Internal plate fixation versus plaster in displaced complete articular distal radius fractures, a randomised controlled trial

Since this analysis is from a societal perspective, direct health care costs, direct non- healthcare costs and indir- ect costs due to a distal radius fracture will be consid- ered. Direct health care costs include treatment, follow up visits to medical specialist, any additional visits to general practitioner or other health care professionals, prescribed medication, professional home care and treat- ment of possible complications (Table 1). Direct non- healthcare costs include travel expenses to and from the hospital, over-the-counter medication, care provided by family or paid help and assistive devices. Indirect costs originating from loss of production or hours of inactivity due to immobilisation, pain or decreased function of the wrist will be included as well. These will be estimated using the Friction-Cost method that limits productivity loss to the friction period. This friction period is the period to recruit and train a replacement for the sick employee [36–38]. The Human Capital Approach, which is based on the total expected loss of production for an individual worker [38], will also be used to estimate costs. Compared with the Friction-Cost method, the Hu- man Capital Approach will often overestimate costs from a societal perspective, especially in the long term [37, 39].
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Functional Outcome analysis of Open reduction and internal fixation of complex acetabular fractures.

Functional Outcome analysis of Open reduction and internal fixation of complex acetabular fractures.

8) Joel m. matta, m.d.t, los angeles, california, Fractures of the Acetabulum: Accuracy of Reduction and Clinical Results in Patients managed Operatively within Three weeks after the Injury, Journal of Bone and Joint Surgery1996;78:1632-45. 9) P. K. Sancheti, Atul Patil, A.K. Shyam, Kailash Patil , Milind Merchant, Outcome of Operatively Treated Anterior Column Fracture of the Acetabulum- A Short term Prospective Cohort study. Journal of Orthopaedics 2009;6(4)e7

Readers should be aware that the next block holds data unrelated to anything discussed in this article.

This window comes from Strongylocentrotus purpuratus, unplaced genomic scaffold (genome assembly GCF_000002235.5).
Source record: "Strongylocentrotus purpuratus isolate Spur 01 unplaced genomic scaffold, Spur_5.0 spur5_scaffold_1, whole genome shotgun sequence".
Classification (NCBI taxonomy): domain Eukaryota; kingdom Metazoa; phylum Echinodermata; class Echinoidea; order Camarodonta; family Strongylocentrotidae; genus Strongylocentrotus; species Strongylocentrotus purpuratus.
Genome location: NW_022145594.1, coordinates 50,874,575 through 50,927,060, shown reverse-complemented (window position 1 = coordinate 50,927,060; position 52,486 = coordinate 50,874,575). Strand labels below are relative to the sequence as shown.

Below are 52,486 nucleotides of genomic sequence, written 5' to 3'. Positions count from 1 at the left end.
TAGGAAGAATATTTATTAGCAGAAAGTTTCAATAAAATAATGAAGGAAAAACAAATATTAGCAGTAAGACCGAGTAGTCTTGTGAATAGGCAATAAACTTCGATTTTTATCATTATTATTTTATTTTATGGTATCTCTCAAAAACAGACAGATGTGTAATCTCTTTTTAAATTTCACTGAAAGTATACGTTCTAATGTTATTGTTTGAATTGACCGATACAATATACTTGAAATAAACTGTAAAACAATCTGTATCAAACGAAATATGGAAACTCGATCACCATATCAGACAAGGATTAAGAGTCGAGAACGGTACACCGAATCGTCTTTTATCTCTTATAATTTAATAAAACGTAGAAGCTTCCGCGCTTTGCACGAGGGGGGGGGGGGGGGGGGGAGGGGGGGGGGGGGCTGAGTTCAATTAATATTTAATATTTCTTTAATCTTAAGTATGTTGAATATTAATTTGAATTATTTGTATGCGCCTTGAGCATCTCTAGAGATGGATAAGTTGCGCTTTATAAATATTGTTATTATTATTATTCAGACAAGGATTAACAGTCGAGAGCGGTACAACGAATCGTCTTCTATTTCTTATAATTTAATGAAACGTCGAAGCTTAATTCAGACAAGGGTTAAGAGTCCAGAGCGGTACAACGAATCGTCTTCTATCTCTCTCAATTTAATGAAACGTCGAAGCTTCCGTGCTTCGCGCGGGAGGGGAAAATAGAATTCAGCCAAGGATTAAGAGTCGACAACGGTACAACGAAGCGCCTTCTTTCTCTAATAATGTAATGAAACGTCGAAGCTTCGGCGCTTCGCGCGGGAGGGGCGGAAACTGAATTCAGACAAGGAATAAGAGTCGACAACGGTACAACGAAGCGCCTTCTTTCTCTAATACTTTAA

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Functional outcome of medial distal tibial locking compression plate fixation in distal tibial fractures: A prospective study

Functional outcome of medial distal tibial locking compression plate fixation in distal tibial fractures: A prospective study

4. Interlocking nail used in comminuted diaphyseal fracture proved that open anatomical reduction of the fragment is not necessary and close treatment of the comminuted fragments with splinting by intramedullary nail produces abundant callus and solid healing. These four developments, Schuhli nut, point contact plate, fixed angled blade plate and locked intramedullary nail naturally lead to the development of internal fixator by locked head plate 23 .

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A Prospective study on Analysis of Functional Outcome of Internal Fixation of Fibula by Closed Tens Nailing in Addition to Tibia in Distal both Bone Leg Fractures

A Prospective study on Analysis of Functional Outcome of Internal Fixation of Fibula by Closed Tens Nailing in Addition to Tibia in Distal both Bone Leg Fractures

planes and one must be vigilant to not penetrate the posterior cortex. A special Herzog bend of 10 o in the proximal 50 mm is present in all AO IMIL tibia nails so as to ensure posterior cortex is not violated. Whether reamed or not, all tibia nails after insertion can cause considerable damage to the endosteal blood supply. The periosteal healing takes major part in fracture healing initially meanwhile the endosteal insult gets rectified in days to weeks. Before inserting the appropriate nail, reaming has to be done at least 2mm more than that of the diameter of the nail and nail should easily pass through the canal without and undue tightness or pressure.